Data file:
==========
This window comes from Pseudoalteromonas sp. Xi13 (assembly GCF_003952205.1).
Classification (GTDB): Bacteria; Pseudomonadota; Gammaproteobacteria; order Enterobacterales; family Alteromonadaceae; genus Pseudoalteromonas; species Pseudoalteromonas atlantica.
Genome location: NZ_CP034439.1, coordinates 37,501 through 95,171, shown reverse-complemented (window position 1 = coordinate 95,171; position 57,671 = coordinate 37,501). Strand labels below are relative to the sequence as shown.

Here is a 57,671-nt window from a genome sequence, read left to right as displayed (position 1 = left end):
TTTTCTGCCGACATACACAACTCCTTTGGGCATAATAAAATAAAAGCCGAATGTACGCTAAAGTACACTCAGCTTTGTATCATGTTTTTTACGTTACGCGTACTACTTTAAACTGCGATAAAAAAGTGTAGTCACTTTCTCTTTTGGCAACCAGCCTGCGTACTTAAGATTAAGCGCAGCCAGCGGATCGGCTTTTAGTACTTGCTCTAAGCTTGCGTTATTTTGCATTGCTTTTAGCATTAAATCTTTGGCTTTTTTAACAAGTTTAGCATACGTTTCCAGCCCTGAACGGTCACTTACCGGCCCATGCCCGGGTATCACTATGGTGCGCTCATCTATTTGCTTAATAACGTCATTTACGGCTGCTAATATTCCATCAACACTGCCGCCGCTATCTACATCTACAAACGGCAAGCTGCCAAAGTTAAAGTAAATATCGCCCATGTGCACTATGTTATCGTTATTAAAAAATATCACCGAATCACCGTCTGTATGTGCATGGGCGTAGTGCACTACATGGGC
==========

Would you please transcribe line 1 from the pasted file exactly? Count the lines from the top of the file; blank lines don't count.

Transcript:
This window comes from Pseudoalteromonas sp. Xi13 (assembly GCF_003952205.1).